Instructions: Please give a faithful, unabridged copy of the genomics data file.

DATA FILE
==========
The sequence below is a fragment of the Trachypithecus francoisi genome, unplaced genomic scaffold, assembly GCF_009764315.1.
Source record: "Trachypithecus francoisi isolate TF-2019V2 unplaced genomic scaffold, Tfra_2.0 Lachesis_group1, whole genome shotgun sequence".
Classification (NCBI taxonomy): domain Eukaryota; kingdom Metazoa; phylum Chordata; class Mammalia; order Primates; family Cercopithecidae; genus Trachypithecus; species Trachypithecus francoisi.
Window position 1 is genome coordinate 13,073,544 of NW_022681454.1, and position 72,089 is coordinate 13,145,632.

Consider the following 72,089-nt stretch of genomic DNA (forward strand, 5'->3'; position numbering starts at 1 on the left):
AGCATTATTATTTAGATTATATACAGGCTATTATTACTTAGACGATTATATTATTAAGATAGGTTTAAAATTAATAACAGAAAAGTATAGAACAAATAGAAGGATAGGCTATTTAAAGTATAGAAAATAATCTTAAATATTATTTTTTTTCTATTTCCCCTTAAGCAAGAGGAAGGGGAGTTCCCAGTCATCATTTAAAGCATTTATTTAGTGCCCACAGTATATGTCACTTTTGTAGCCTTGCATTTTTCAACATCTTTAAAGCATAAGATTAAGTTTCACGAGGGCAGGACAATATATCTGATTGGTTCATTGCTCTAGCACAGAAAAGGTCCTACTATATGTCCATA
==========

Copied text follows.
The sequence below is a fragment of the Trachypithecus francoisi genome, unplaced genomic scaffold, assembly GCF_009764315.1.
Source record: "Trachypithecus francoisi isolate TF-2019V2 unplaced genomic scaffold, Tfra_2.0 Lachesis_group1, whole genome shotgun sequence".
Classification (NCBI taxonomy): domain Eukaryota; kingdom Metazoa; phylum Chordata; class Mammalia; order Primates; family Cercopithecidae; genus Trachypithecus; species Trachypithecus francoisi.
Window position 1 is genome coordinate 13,073,544 of NW_022681454.1, and position 72,089 is coordinate 13,145,632.

Consider the following 72,089-nt stretch of genomic DNA (forward strand, 5'->3'; position numbering starts at 1 on the left):
AGCATTATTATTTAGATTATATACAGGCTATTATTACTTAGACGATTATATTATTAAGATAGGTTTAAAATTAATAACAGAAAAGTATAGAACAAATAGAAGGATAGGCTATTTAAAGTATAGAAAATAATCTTAAATATTATTTTTTTTCTATTTCCCCTTAAGCAAGAGGAAGGGGAGTTCCCAGTCATCATTTAAAGCATTTATTTAGTGCCCACAGTATATGTCACTTTTGTAGCCTTGCATTTTTCAACATCTTTAAAGCATAAGATTAAGTTTCACGAGGGCAGGACAATATATCTGATTGGTTCATTGCTCTAGCACAGAAAAGGTCCTACTATATGTCCATA